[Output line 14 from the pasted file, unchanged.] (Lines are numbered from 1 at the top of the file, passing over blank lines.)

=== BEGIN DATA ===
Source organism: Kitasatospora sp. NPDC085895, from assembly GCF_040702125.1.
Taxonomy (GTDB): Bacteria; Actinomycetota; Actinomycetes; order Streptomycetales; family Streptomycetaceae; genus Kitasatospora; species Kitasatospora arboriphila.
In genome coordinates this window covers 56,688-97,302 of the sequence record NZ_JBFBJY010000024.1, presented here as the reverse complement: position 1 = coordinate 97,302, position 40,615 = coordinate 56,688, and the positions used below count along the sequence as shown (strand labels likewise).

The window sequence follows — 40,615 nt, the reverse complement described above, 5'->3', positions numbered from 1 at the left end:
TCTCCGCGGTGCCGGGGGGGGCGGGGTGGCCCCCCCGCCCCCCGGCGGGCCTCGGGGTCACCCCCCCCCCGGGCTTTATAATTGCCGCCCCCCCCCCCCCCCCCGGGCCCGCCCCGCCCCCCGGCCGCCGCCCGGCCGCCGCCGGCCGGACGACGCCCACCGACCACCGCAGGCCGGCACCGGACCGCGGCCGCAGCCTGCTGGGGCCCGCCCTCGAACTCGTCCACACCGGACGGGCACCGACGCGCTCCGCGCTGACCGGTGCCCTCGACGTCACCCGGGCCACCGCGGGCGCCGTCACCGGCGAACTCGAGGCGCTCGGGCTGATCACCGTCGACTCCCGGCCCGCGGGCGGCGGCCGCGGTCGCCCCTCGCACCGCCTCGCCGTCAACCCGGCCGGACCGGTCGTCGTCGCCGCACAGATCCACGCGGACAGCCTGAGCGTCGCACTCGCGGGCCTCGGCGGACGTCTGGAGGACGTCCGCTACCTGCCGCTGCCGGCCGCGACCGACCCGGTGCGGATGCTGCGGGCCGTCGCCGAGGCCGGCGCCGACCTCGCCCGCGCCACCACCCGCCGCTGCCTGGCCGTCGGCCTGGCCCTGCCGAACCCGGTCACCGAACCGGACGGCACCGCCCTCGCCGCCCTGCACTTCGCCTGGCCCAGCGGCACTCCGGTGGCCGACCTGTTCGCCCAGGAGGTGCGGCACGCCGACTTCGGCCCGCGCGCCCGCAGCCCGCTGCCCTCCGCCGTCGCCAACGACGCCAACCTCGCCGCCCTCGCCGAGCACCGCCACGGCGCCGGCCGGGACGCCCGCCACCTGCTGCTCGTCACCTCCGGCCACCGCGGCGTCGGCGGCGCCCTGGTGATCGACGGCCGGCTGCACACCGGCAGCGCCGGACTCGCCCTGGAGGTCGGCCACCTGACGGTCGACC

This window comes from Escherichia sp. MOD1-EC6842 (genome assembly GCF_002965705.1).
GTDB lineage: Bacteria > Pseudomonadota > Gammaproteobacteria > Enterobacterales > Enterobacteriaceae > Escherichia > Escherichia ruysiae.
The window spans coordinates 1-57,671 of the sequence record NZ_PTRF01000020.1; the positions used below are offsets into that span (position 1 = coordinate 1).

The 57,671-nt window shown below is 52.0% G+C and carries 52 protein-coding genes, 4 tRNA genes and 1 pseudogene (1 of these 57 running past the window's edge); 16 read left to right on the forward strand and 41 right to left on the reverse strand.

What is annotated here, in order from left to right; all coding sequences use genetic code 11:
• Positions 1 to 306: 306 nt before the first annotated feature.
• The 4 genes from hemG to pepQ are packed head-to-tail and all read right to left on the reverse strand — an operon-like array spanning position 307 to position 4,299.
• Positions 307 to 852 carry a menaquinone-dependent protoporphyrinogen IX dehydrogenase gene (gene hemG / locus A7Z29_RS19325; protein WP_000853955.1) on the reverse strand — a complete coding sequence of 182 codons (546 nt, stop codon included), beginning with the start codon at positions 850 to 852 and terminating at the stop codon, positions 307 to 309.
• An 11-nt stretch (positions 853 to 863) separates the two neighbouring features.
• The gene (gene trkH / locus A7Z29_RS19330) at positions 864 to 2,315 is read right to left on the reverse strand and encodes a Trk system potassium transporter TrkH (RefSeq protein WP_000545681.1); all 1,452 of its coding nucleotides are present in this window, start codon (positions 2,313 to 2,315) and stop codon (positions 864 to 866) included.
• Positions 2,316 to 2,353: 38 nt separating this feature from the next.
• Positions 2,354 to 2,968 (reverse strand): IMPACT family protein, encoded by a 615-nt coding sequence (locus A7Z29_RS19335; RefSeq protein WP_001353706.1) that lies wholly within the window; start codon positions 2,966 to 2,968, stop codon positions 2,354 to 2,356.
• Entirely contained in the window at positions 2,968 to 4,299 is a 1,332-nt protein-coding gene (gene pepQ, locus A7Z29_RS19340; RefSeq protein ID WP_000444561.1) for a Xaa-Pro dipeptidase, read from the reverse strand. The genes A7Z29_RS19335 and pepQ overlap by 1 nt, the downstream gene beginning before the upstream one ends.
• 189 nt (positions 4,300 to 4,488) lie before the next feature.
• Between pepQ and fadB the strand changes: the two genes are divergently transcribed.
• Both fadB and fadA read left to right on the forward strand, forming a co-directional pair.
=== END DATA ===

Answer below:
• An 11-nt stretch (positions 853 to 863) separates the two neighbouring features.